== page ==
Professor Craig Michael Mellis

Professor of Medicine, Sydney Medical School; associate dean and head, Central Clinical School; respiratory physician, Royal Prince Alfred Hospital, Sydney. For significant service to medicine, particularly in the field of paediatrics and child health, as a clinician, and to medical education and research.

Dr Stuart Malcolm Miller

President, Australian Society of Otolaryngology, Head and Neck Surgery. For significant service to medicine as an otolaryngologist, through leading contributions to medical foundations, and to photography.

Dr A James Morton

A haematology oncologist, with an autistic son. For significant service to children with autism spectrum disorders through not-for-profit organisations, and to medicine in the field of oncology.

Professor Michael Anthony Quinn

Professor in the Department of Obstetrics and Gynaecology at the University of Melbourne. For significant service to medicine in the field of gynaecological oncology through executive roles at state, national and international levels.

Dr Robert Andrew Reid

Sports physician, board member of Sports Medicine Australia. For significant service to sports medicine through executive roles with professional organisations, and as a voluntary medical officer.

Professor David John Shearman

Founder of Doctors for the Environment Australia, Emeritus Professor of Medicine at the University of Adelaide. For significant service to medicine in the fields of gastroenterology and environmental health, particularly the impact of global climate change.

Associate Professor Robert Ian Smee

Conjoint associate professor at UNSW; Department of Radiation Oncology at Prince of Wales Hospital in Sydney. For significant service to medicine as a radiation oncologist, and through professional organisations and leadership roles.

Dr John Julian Smiles

Ophthalmic surgeon. For significant service to medicine as an ophthalmologist, and to international relations through eye health programs in Samoa.

Dr Christina Meredith Steffen

Cairns general and vascular surgeon. For significant service to medicine as a general and vascular surgeon, particularly through research and outreach programs.

Dr Neil Eastwood Street

Deputy Head of Anaesthesia at the Children’s Hospital, Westmead in Sydney. For significant service to medicine in the fields of paediatric anaesthesia and malignant hyperthermia, and to the people of the Asia–Pacific region through medical aid programs.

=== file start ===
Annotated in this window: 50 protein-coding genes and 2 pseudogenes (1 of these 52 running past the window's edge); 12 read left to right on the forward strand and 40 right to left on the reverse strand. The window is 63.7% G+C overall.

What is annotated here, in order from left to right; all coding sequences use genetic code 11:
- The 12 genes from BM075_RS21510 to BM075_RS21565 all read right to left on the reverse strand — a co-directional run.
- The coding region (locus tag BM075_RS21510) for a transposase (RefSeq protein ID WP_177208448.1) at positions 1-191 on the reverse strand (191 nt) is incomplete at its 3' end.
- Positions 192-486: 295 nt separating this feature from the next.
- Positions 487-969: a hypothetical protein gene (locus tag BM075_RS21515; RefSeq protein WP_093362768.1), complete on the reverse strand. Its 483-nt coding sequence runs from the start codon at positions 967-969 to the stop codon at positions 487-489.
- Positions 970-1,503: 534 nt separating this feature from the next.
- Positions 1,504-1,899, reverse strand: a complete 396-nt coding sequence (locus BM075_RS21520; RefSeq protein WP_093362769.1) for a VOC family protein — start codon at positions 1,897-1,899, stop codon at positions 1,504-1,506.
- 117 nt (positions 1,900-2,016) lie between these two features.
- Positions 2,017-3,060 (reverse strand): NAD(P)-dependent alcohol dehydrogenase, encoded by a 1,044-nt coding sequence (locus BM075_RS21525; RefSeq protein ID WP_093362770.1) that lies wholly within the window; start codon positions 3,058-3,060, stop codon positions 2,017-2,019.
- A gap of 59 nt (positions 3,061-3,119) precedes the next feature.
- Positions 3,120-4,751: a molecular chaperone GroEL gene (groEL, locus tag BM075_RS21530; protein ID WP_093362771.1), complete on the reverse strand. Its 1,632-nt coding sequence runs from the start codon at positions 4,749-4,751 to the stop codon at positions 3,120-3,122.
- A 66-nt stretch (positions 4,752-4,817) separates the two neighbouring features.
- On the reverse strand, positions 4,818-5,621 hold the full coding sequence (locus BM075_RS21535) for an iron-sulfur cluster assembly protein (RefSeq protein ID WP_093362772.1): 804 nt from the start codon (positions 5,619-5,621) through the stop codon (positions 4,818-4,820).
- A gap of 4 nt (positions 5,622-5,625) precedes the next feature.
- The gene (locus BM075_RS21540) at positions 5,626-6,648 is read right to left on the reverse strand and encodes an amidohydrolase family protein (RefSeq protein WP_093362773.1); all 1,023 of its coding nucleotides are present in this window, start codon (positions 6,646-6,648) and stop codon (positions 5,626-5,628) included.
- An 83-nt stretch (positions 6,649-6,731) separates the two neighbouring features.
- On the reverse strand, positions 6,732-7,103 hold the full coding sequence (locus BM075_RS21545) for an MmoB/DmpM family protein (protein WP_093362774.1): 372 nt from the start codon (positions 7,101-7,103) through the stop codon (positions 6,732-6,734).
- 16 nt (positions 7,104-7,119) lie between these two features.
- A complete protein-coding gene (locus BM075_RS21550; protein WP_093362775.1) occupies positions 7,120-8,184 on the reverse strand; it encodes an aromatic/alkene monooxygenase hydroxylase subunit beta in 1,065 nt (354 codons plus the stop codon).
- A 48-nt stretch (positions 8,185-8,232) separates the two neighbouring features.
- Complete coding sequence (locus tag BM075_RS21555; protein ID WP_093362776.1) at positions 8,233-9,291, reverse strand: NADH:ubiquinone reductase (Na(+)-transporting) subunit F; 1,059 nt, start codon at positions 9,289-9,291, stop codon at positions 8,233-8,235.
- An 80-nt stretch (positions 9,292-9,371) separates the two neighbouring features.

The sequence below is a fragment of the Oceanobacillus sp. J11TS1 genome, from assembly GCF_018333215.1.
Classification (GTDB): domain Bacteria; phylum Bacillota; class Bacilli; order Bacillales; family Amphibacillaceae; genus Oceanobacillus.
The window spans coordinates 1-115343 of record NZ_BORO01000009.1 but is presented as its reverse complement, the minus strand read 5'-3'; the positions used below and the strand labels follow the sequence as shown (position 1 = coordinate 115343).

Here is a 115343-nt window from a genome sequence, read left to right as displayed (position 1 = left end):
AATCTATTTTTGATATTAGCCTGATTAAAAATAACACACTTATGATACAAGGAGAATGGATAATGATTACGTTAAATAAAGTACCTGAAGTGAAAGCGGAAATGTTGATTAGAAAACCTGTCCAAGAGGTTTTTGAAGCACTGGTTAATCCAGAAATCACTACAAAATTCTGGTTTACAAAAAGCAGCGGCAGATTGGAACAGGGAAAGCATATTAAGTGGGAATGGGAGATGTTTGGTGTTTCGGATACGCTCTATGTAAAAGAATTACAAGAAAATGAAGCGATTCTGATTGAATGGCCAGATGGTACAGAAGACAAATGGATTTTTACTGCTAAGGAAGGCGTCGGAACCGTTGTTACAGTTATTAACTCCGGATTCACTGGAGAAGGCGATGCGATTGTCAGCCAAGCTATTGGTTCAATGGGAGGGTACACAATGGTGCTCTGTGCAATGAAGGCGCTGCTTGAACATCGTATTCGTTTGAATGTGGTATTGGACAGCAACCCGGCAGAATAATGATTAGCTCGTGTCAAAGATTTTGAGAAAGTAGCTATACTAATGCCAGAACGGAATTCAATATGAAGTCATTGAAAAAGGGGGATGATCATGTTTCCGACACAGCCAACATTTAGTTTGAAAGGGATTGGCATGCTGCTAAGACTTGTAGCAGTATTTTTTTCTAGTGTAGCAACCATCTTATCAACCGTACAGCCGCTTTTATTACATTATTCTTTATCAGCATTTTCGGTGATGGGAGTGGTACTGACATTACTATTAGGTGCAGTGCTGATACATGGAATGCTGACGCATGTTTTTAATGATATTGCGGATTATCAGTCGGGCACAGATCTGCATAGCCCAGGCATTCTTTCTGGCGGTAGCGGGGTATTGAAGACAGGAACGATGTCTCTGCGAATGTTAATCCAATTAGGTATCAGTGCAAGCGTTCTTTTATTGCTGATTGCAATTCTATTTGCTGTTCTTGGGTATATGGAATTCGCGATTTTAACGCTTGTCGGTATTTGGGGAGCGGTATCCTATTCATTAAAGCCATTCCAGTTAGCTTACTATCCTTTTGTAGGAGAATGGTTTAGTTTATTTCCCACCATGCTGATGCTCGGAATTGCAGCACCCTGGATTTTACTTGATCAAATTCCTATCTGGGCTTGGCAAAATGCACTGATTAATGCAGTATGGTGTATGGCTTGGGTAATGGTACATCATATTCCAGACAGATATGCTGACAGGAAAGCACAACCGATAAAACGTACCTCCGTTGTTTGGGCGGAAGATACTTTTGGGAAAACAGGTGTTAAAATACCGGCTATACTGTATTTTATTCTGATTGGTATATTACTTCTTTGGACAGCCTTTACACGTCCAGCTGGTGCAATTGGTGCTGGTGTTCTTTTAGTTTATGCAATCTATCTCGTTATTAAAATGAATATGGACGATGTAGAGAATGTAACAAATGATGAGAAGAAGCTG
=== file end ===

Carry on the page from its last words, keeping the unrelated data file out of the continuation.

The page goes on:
Professor John Douglas Watson

Associate Dean and Head of Sydney Adventist Hospital Clinical School, Professor of Medicine at the University of Sydney. For significant service to medicine in the field of neurology, to medical education and administration, and through mentoring roles.

Dr Graeme Watts

General practitioner, founder of the Australian Wheelchair Tennis Association. For significant service to people with a disability, particularly to wheelchair sports, and to health sciences education.

Dr Richard John Willis

Former president of the Australian Society of Anaesthetists. For significant service to medicine in the field of anaesthesia, and to professional organisations.

MEMBER (AM) IN THE MILITARY DIVISION

Colonel Bradley John McCall

Australian Army. For exceptional service as the Public Health Physician, Health Threat Assessment Team, 2nd Health Support Battalion, Senior Medical Officer, Headquarters 1st Division; and Director of Clinical Services, 2nd General Health Battalion.

MEDAL (OAM) IN THE GENERAL DIVISION

Professor John Gregory Aaskov

Professor of Biomedical Sciences at Queensland University of Technology. For service to medical research in the field of infectious diseases.

Dr Franklin T K Chew

Chairman of the Chinese Association of Victoria’s School Building Fund. For service to the Chinese community of Victoria, and to medicine.

Dr Malcolm Victor Dunjey

For service to medical administration, and to the community.

Dr Margaret Juliet Redelman

General practitioner, accredited clinical psychosexual therapist. For service to medicine, particularly in the field of sexual health.

Dr Kathryn Louise Robinson

Haematologist with the Australian Red Cross Blood Service and the South Australian BloodSafe program. For service to medicine in the field of haematology.

Dr Alan Thomas Rose

For service to medicine, and to professional organisations.

Dr David Barton Warden

For service to medicine as a general practitioner.

The late Professor Roderick Alan Westerman

Initiated the Australian Certificate of Civil Aviation Medicine in 1990, in collaboration with the Civil Aviation Safety Authority, commercial airlines, and the Royal Australian Air Force Institute of Aviation Medicine. For service to aerospace medicine.

Dr Walter Barry Wood

Victorian Institute of Forensic Pathology and the Queensland Institute of Forensic Pathology. For service to medical education, and to the community.

Dr Simon John Young

Former chairman of Advanced Paediatric Life Support. For service to paediatric emergency medicine.

  • Cate Swannell


Correspondence: 

Author

remove_circle_outline Delete Author
add_circle_outline Add Author

Comment
Do you have any competing interests to declare? *

I/we agree to assign copyright to the Medical Journal of Australia and agree to the Conditions of publication *
I/we agree to the Terms of use of the Medical Journal of Australia *
Email me when people comment on this article

Responses are now closed for this article.